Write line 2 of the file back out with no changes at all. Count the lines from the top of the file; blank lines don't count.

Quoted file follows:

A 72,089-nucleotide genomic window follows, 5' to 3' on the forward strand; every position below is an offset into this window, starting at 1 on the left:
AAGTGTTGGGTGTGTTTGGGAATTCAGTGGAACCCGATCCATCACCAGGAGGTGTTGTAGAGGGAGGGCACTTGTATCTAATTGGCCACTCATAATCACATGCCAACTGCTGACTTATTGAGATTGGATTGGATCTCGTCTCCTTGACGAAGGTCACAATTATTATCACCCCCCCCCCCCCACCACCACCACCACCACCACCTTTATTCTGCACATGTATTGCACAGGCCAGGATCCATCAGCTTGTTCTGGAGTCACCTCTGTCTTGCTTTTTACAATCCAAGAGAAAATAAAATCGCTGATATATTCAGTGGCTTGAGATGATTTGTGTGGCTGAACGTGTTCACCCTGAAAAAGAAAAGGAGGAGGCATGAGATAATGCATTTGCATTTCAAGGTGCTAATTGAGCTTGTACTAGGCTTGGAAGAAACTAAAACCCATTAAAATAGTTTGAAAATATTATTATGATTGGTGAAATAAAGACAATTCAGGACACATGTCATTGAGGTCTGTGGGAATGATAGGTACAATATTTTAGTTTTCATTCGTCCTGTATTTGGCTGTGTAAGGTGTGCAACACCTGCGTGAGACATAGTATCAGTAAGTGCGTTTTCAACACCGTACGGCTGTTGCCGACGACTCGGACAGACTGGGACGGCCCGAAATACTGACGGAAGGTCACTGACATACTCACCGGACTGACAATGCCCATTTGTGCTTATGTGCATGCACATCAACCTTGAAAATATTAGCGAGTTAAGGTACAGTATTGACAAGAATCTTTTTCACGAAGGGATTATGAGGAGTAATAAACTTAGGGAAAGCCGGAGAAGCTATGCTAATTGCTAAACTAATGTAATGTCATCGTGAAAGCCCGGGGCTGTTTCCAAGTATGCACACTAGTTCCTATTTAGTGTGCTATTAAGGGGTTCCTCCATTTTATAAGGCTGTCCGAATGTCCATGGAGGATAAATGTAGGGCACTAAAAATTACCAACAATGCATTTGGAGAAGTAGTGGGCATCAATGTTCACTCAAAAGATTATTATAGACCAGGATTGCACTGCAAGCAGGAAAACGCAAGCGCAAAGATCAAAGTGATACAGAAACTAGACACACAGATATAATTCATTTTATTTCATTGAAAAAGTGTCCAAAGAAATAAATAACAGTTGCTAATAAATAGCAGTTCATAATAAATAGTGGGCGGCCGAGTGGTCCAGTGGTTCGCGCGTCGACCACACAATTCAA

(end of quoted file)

AAGTGTTGGGTGTGTTTGGGAATTCAGTGGAACCCGATCCATCACCAGGAGGTGTTGTAGAGGGAGGGCACTTGTATCTAATTGGCCACTCATAATCACATGCCAACTGCTGACTTATTGAGATTGGATTGGATCTCGTCTCCTTGACGAAGGTCACAATTATTATCACCCCCCCCCCCCCACCACCACCACCACCACCACCTTTATTCTGCACATGTATTGCACAGGCCAGGATCCATCAGCTTGTTCTGGAGTCACCTCTGTCTTGCTTTTTACAATCCAAGAGAAAATAAAATCGCTGATATATTCAGTGGCTTGAGATGATTTGTGTGGCTGAACGTGTTCACCCTGAAAAAGAAAAGGAGGAGGCATGAGATAATGCATTTGCATTTCAAGGTGCTAATTGAGCTTGTACTAGGCTTGGAAGAAACTAAAACCCATTAAAATAGTTTGAAAATATTATTATGATTGGTGAAATAAAGACAATTCAGGACACATGTCATTGAGGTCTGTGGGAATGATAGGTACAATATTTTAGTTTTCATTCGTCCTGTATTTGGCTGTGTAAGGTGTGCAACACCTGCGTGAGACATAGTATCAGTAAGTGCGTTTTCAACACCGTACGGCTGTTGCCGACGACTCGGACAGACTGGGACGGCCCGAAATACTGACGGAAGGTCACTGACATACTCACCGGACTGACAATGCCCATTTGTGCTTATGTGCATGCACATCAACCTTGAAAATATTAGCGAGTTAAGGTACAGTATTGACAAGAATCTTTTTCACGAAGGGATTATGAGGAGTAATAAACTTAGGGAAAGCCGGAGAAGCTATGCTAATTGCTAAACTAATGTAATGTCATCGTGAAAGCCCGGGGCTGTTTCCAAGTATGCACACTAGTTCCTATTTAGTGTGCTATTAAGGGGTTCCTCCATTTTATAAGGCTGTCCGAATGTCCATGGAGGATAAATGTAGGGCACTAAAAATTACCAACAATGCATTTGGAGAAGTAGTGGGCATCAATGTTCACTCAAAAGATTATTATAGACCAGGATTGCACTGCAAGCAGGAAAACGCAAGCGCAAAGATCAAAGTGATACAGAAACTAGACACACAGATATAATTCATTTTATTTCATTGAAAAAGTGTCCAAAGAAATAAATAACAGTTGCTAATAAATAGCAGTTCATAATAAATAGTGGGCGGCCGAGTGGTCCAGTGGTTCGCGCGTCGACCACACAATTCAA